‘“There are some themes, some subjects, too large for adult fiction; they can only be dealt with adequately in a children’s book.” Philip Pullman
First published in 1943, this book tells a bittersweet tale with plenty of insights into the meaning of life, our need for connection and some truly delightful illustrations. The author is also very keen to encourage children not to grow up too quickly, to remain true to the innocence, curiosity and wonder of childhood. Idyllic in its vision, it is a breath of fresh air in a world dominated by grown-ups who seem so intent on learning facts and figures and alienated from our need of true connection and companionship. This tiny book also offers a sharp analysis of the ways we live our lives. The book reminds us that while we rush and dash in our pursuit of wealth and influence over others we are losing our capacity to love, dream and connect with each other. To me it is a call, to take care of with boundless love what I have been entrusted with. ‘For what you have tamed, you become responsible forever. You are responsible for your rose…’
The narrator – a pilot flying solo, is forced to land his plane in the Sahara Desert because he has engine trouble. There, he meets a visitor from another planet – the little prince. In the span of a few days they become fast friends. The little prince recounts stories about the places he’s been to and the people he has met, which the narrator puts down in writing six years after his sojourn in the Sahara Desert.
Here are some of my favourite excerpts from this very small book; a small book with a big heart:
“Grown-ups love figures. When you talk to them about a new friend, they never ask questions about essential matters. They never say to you: ‘What does his voice sound like? What games does he prefer? […] They ask you: ‘How old is he? How many brothers does he have? How much does he weigh? How much money does his father earn?’”
“I did not really know what to say to him [the narrator to the little prince]. I felt very awkward. I did not know how to reach him, how to catch up with him… The land of tears is so mysterious.”
A part of the conversation between the little prince and a businessman he met on one of the small planets:
[the businessman:] ‘Five hundred and one million, six hundred and twenty-two thousand, seven hundred and thirty-one [stars].’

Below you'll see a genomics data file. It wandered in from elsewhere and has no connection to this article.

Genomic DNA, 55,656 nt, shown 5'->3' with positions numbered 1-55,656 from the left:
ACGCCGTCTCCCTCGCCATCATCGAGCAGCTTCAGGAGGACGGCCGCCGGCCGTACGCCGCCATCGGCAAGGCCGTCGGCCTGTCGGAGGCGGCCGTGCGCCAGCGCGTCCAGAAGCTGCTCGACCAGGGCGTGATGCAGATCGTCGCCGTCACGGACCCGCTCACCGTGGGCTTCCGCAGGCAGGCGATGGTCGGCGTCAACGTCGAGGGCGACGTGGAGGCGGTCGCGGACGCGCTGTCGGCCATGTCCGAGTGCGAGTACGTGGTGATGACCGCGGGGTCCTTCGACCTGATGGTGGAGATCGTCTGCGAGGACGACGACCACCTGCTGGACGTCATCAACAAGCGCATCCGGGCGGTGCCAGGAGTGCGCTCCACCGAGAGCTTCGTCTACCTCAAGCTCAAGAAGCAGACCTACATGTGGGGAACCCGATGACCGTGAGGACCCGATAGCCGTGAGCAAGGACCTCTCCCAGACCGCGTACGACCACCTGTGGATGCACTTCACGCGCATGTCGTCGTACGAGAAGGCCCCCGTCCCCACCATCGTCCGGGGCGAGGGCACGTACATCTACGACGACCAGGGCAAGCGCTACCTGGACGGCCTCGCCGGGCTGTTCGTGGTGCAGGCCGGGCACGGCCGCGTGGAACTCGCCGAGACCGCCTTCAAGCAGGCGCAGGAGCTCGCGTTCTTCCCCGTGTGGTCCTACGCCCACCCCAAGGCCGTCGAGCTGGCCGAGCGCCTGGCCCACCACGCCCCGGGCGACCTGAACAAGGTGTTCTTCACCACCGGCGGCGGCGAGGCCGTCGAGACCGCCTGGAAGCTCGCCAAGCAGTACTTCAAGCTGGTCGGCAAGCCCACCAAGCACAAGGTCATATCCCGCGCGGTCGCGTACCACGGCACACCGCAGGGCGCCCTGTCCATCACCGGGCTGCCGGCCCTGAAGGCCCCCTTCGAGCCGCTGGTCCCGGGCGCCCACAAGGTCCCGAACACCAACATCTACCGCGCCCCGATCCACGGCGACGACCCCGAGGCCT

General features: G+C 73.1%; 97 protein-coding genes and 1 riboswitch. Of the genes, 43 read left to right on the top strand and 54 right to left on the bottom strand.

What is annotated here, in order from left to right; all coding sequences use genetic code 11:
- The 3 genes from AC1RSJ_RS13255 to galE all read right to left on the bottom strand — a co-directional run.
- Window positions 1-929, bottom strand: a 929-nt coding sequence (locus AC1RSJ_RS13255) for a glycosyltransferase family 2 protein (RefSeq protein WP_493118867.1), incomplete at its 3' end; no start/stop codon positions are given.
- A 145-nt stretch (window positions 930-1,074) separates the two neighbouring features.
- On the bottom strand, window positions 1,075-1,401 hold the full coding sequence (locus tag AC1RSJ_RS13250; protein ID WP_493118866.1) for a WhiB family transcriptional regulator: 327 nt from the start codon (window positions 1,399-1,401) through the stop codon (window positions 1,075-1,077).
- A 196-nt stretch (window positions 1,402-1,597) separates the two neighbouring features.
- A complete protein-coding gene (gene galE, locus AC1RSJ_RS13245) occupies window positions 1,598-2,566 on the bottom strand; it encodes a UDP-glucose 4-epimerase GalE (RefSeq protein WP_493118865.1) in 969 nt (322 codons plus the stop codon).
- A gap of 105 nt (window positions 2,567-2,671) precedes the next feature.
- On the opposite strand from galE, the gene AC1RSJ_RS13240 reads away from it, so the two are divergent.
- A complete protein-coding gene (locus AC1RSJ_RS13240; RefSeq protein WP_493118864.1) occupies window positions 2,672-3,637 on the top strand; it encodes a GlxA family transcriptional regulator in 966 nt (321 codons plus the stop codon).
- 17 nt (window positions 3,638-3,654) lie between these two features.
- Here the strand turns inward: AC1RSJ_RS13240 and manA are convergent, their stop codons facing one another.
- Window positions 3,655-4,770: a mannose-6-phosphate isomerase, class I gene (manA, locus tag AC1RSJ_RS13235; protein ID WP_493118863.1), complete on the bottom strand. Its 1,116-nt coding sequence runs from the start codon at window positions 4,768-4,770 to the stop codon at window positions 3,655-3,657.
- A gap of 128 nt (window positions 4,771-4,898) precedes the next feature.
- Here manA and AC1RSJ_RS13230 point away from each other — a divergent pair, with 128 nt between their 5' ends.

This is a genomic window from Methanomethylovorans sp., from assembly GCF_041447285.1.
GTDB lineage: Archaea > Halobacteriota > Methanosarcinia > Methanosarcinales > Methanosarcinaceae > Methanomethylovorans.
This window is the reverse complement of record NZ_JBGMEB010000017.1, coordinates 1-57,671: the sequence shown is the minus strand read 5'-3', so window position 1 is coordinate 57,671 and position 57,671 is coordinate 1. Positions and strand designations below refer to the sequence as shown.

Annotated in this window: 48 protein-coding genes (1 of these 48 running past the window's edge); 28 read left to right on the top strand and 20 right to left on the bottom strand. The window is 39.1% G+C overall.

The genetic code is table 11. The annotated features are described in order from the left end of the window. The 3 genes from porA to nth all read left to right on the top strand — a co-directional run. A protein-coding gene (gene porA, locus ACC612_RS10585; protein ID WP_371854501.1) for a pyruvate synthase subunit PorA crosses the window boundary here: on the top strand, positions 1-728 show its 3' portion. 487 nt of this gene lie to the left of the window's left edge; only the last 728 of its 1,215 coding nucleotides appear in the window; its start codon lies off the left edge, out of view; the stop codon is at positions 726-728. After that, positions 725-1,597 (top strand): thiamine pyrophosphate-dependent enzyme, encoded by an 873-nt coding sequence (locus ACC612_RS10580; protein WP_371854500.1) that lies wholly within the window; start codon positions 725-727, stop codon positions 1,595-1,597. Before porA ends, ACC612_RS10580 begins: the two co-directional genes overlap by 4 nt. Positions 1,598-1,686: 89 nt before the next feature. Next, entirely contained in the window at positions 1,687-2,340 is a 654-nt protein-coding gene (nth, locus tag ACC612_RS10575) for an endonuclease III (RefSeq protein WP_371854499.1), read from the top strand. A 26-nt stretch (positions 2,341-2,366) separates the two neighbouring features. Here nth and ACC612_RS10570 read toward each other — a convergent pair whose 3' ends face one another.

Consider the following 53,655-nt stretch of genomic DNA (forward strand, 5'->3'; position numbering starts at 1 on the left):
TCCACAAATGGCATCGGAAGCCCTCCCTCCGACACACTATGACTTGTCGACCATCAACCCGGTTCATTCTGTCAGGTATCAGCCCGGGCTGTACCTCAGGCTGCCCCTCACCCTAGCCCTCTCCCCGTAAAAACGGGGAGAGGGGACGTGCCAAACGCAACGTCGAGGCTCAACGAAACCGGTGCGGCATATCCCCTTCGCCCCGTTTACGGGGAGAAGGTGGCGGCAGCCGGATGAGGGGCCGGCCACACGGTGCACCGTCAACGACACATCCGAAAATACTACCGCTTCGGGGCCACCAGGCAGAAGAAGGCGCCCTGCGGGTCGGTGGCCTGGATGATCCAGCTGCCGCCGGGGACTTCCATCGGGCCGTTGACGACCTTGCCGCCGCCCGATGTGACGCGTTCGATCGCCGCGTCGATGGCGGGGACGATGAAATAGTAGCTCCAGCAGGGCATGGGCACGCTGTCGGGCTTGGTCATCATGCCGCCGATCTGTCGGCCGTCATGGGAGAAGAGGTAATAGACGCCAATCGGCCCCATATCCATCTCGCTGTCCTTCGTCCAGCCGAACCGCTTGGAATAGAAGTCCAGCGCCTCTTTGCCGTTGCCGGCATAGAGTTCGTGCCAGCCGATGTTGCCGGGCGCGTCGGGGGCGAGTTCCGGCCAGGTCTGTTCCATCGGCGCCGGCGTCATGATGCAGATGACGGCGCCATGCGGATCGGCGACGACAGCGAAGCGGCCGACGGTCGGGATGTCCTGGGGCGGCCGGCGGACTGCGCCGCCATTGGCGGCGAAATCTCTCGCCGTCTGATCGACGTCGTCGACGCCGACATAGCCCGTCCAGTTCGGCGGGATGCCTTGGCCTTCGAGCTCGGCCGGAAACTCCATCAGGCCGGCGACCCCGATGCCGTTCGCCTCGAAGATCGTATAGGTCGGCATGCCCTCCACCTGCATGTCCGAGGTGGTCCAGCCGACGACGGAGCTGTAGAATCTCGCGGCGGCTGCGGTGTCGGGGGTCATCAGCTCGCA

‘And what do you do with them?’
‘What do I do with them?’
‘Nothing. I own them.’
‘You own the stars?’
‘But I have already seen a king who…’
‘Kings own nothing. They reign over. It is quite different.’
‘And what use is it to you to own stars?’
‘It makes me rich.’
‘And what is the point of being rich?’
‘It enables me to buy other stars […]
‘And what do you do with them?’
‘I manage them, I count them and recount them,’ said the businessman. ‘I am a man concerned with matters of consequence!’
The little prince was still not satisfied.
‘If I owned a silk scarf, I could put it around my neck and take it away with me. If I owned a flower I could pick it and take it away with me. But you cannot pick stars!’
‘No, but I can put them in the bank.’
‘Whatever does that mean?’
‘It means that I write down the number of my stars on a piece of paper. And then I put it in a drawer and lock it with a key.’
‘Men have no more time to understand anything. They buy ready-made things in the shops. But since there are no shops where you can buy friends, men no longer have any friends.’
‘It is only with one’s heart that one can see clearly. What is essential is invisible to the eye.’
‘The men where you live,’ said the little prince, ‘grow five thousand roses in the same garden… and they do not find what they are looking for…’ […] ‘And yet, what they are looking for could be found in a single rose or in a little water.’
The illustrations are taken from the book and were originally drawn by the author himself.
Thank you for reading.